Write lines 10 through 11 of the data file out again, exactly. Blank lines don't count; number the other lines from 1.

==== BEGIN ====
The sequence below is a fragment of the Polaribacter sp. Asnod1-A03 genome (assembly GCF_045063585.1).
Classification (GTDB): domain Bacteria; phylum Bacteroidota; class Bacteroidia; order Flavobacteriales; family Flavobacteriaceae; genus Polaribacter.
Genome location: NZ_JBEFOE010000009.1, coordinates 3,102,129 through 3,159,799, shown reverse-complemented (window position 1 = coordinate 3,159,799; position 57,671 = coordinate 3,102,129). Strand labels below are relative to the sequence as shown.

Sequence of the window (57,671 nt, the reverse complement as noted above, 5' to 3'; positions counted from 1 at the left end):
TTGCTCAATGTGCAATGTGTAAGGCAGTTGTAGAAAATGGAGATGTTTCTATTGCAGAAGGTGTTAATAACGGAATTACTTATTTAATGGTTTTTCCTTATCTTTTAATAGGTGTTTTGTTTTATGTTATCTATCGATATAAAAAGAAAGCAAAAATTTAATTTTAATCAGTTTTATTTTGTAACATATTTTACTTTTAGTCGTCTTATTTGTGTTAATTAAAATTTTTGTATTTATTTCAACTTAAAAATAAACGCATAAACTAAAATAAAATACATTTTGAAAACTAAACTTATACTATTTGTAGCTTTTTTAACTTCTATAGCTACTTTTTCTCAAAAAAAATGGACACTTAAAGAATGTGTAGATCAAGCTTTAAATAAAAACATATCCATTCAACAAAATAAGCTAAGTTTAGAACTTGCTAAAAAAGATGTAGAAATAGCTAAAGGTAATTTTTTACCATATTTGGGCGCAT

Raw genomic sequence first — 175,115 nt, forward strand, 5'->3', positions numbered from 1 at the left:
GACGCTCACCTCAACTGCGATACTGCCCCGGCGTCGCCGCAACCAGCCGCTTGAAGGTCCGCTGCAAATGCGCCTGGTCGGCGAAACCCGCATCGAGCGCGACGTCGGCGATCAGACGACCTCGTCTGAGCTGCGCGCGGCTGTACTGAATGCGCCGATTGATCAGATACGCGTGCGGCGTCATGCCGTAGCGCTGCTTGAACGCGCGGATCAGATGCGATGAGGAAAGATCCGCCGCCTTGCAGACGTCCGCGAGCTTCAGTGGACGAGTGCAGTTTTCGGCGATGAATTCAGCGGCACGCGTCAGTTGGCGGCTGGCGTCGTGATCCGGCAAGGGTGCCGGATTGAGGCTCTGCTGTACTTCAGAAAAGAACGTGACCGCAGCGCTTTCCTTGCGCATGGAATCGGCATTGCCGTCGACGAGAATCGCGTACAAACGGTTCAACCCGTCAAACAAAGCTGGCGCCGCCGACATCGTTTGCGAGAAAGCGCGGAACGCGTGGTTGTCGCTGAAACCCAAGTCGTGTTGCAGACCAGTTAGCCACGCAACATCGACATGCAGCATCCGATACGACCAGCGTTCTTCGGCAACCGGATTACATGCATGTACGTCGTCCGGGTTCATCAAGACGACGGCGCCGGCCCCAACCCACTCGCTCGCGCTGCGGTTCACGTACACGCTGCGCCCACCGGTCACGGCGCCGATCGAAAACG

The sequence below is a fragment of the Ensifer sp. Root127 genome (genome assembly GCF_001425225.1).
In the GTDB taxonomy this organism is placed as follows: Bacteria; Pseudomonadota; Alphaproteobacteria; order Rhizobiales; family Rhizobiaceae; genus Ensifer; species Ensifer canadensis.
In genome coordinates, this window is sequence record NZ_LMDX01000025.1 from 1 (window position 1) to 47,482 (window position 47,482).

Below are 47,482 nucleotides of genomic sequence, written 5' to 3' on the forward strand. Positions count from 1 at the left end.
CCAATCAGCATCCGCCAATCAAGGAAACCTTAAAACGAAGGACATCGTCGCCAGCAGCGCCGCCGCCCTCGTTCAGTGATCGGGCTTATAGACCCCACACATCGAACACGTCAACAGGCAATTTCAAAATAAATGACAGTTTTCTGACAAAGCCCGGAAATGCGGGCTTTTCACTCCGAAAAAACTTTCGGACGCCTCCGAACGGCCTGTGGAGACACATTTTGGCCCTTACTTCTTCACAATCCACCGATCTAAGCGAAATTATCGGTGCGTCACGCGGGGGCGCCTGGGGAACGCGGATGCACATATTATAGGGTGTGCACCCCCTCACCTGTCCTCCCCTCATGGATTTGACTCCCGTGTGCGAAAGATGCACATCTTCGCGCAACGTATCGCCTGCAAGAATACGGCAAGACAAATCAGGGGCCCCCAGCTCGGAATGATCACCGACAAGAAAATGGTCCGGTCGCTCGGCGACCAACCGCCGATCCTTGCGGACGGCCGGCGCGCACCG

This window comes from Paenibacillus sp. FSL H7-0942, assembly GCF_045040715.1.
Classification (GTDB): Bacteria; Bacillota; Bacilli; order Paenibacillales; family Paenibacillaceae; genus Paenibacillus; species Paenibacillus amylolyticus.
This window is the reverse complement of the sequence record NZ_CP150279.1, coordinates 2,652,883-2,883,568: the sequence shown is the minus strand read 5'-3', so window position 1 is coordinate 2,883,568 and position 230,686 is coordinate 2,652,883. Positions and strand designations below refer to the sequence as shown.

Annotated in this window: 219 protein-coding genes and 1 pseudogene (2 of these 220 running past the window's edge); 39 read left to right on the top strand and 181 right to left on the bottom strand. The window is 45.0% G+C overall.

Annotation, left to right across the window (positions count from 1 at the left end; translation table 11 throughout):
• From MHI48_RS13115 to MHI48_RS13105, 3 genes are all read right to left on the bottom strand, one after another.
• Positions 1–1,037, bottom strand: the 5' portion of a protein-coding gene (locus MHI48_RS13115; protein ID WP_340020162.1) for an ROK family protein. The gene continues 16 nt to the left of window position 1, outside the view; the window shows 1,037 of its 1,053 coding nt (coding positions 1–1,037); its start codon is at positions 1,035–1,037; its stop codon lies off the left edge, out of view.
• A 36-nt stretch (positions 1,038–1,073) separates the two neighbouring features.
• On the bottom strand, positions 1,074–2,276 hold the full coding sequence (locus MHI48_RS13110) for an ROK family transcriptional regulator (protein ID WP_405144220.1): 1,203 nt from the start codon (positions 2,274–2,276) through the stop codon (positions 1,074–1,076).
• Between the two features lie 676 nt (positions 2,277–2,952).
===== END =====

In genome coordinates, this window is sequence record NZ_LMDX01000025.1 from 1 (window position 1) to 47,482 (window position 47,482).

Below are 47,482 nucleotides of genomic sequence, written 5' to 3' on the forward strand. Positions count from 1 at the left end.